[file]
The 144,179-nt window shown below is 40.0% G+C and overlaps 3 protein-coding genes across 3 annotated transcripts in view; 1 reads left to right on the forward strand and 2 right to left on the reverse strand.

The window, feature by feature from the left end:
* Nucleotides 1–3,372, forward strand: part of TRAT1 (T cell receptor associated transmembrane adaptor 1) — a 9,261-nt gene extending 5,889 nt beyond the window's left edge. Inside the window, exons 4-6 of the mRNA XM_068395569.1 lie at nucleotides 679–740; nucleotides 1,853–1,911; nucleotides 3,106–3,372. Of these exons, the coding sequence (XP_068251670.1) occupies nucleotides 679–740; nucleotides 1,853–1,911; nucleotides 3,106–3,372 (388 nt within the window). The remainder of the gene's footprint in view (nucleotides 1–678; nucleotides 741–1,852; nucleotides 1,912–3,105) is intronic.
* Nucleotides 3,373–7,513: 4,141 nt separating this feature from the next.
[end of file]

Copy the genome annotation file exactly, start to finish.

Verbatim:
The 144,179-nt window shown below is 40.0% G+C and overlaps 3 protein-coding genes across 3 annotated transcripts in view; 1 reads left to right on the forward strand and 2 right to left on the reverse strand.

The window, feature by feature from the left end:
* Nucleotides 1–3,372, forward strand: part of TRAT1 (T cell receptor associated transmembrane adaptor 1) — a 9,261-nt gene extending 5,889 nt beyond the window's left edge. Inside the window, exons 4-6 of the mRNA XM_068395569.1 lie at nucleotides 679–740; nucleotides 1,853–1,911; nucleotides 3,106–3,372. Of these exons, the coding sequence (XP_068251670.1) occupies nucleotides 679–740; nucleotides 1,853–1,911; nucleotides 3,106–3,372 (388 nt within the window). The remainder of the gene's footprint in view (nucleotides 1–678; nucleotides 741–1,852; nucleotides 1,912–3,105) is intronic.
* Nucleotides 3,373–7,513: 4,141 nt separating this feature from the next.